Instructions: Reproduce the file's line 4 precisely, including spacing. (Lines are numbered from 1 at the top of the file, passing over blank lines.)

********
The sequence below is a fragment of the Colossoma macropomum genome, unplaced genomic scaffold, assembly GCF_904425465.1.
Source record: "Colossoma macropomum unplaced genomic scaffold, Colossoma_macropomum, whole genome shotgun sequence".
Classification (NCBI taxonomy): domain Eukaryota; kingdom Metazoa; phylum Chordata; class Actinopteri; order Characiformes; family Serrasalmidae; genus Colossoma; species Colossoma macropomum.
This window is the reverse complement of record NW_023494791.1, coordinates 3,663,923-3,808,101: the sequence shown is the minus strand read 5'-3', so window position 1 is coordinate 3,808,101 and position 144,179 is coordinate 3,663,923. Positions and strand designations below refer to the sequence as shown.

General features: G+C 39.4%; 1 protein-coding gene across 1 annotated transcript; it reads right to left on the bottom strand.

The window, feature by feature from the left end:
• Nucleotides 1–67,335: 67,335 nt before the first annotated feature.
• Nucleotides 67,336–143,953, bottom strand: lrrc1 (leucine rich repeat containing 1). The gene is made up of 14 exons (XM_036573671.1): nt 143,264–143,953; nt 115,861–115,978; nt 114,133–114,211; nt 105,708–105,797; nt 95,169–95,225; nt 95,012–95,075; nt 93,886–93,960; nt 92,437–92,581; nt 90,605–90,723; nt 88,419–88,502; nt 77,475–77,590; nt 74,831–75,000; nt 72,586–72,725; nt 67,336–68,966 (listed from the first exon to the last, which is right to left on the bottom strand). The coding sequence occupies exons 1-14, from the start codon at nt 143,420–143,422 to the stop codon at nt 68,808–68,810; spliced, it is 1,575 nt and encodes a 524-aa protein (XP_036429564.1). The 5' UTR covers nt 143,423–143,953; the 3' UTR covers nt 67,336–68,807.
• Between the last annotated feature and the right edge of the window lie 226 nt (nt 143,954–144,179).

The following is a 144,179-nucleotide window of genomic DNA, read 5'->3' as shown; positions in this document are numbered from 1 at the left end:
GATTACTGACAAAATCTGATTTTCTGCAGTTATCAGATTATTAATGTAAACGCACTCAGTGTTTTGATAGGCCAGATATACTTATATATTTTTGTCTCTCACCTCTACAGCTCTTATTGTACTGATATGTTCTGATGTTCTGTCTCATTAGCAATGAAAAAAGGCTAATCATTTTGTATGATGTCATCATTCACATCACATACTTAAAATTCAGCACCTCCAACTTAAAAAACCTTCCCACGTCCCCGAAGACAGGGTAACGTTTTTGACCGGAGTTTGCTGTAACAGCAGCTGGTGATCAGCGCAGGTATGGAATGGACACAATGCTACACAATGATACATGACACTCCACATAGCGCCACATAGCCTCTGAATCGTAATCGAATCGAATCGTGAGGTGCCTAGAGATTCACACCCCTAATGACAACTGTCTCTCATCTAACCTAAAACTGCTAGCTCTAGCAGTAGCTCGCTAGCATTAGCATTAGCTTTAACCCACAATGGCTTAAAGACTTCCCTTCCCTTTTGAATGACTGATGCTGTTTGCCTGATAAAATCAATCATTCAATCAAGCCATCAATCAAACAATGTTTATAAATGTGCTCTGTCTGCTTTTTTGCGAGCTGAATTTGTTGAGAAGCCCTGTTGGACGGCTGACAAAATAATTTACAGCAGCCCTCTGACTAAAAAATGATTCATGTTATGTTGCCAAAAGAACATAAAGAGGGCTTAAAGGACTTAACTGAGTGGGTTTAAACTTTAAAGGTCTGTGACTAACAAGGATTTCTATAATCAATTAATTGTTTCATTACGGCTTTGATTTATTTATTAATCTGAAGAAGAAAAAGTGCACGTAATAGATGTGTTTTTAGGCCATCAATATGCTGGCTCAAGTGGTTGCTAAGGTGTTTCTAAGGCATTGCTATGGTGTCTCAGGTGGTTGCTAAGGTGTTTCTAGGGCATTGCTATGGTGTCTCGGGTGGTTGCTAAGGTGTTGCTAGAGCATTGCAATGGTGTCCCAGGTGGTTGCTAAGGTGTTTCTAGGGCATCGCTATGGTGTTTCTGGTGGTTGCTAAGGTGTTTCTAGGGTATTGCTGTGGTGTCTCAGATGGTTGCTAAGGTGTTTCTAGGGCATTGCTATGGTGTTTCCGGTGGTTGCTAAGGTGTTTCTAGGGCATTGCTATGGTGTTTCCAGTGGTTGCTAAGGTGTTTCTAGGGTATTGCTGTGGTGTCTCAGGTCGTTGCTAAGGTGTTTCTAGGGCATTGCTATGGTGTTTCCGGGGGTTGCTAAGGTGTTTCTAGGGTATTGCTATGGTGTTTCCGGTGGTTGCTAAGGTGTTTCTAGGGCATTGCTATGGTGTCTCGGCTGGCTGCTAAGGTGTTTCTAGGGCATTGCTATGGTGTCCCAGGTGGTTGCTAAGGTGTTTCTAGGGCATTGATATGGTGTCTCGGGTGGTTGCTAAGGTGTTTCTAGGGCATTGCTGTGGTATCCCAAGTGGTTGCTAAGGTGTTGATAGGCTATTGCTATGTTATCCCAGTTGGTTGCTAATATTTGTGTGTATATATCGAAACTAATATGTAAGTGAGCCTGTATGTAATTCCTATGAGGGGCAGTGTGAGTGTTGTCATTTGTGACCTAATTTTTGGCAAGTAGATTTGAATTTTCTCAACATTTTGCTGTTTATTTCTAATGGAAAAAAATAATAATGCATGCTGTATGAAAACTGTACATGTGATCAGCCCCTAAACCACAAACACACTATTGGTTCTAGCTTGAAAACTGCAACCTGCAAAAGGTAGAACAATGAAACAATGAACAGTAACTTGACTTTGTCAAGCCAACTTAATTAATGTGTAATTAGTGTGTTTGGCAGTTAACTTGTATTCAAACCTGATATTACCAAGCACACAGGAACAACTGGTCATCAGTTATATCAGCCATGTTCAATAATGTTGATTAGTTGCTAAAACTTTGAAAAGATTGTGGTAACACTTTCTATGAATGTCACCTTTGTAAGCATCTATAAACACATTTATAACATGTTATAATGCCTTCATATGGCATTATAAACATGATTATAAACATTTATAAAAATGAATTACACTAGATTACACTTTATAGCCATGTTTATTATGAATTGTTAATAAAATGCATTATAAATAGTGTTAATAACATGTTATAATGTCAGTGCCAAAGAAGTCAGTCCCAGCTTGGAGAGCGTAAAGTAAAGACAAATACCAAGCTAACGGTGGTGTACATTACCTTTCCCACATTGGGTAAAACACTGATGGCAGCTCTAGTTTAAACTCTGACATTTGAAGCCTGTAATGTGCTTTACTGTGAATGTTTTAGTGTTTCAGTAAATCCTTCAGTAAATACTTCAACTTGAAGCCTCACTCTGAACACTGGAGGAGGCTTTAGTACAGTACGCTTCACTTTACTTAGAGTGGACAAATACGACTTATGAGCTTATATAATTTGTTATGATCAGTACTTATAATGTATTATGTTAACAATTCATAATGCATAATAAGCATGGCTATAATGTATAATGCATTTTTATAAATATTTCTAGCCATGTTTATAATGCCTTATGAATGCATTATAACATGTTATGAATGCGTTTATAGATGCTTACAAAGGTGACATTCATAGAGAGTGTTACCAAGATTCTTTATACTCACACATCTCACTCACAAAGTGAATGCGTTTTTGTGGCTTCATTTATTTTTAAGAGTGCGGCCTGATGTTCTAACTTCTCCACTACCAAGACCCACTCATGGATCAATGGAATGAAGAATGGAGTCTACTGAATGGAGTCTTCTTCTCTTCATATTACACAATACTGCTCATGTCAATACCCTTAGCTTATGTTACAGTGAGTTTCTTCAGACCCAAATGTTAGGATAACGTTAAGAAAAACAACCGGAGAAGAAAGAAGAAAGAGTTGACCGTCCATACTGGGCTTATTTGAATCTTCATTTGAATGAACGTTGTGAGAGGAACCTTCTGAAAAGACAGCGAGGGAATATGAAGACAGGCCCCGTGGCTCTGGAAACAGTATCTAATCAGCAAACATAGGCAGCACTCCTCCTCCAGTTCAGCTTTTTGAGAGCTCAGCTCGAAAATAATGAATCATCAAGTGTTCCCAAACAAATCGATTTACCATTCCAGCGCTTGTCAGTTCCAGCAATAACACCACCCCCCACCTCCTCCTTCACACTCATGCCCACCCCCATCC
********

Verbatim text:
This window is the reverse complement of record NW_023494791.1, coordinates 3,663,923-3,808,101: the sequence shown is the minus strand read 5'-3', so window position 1 is coordinate 3,808,101 and position 144,179 is coordinate 3,663,923. Positions and strand designations below refer to the sequence as shown.